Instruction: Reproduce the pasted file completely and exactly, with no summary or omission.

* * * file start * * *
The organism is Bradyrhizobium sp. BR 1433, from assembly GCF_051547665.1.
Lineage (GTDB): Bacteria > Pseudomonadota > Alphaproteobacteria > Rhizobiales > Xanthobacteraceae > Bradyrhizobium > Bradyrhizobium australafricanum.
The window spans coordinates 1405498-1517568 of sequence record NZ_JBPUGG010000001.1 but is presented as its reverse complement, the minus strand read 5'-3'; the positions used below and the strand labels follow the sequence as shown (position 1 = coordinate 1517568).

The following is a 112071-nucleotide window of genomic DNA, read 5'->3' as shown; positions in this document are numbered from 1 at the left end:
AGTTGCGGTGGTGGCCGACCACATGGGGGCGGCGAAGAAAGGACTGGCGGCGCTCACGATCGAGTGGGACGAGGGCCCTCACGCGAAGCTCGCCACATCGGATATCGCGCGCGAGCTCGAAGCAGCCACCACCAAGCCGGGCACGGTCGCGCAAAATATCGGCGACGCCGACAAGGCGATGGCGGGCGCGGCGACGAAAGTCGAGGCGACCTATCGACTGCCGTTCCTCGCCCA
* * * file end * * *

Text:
The organism is Bradyrhizobium sp. BR 1433, from assembly GCF_051547665.1.
Lineage (GTDB): Bacteria > Pseudomonadota > Alphaproteobacteria > Rhizobiales > Xanthobacteraceae > Bradyrhizobium > Bradyrhizobium australafricanum.
The window spans coordinates 1405498-1517568 of sequence record NZ_JBPUGG010000001.1 but is presented as its reverse complement, the minus strand read 5'-3'; the positions used below and the strand labels follow the sequence as shown (position 1 = coordinate 1517568).

The following is a 112071-nucleotide window of genomic DNA, read 5'->3' as shown; positions in this document are numbered from 1 at the left end:
AGTTGCGGTGGTGGCCGACCACATGGGGGCGGCGAAGAAAGGACTGGCGGCGCTCACGATCGAGTGGGACGAGGGCCCTCACGCGAAGCTCGCCACATCGGATATCGCGCGCGAGCTCGAAGCAGCCACCACCAAGCCGGGCACGGTCGCGCAAAATATCGGCGACGCCGACAAGGCGATGGCGGGCGCGGCGACGAAAGTCGAGGCGACCTATCGACTGCCGTTCCTCGCCCA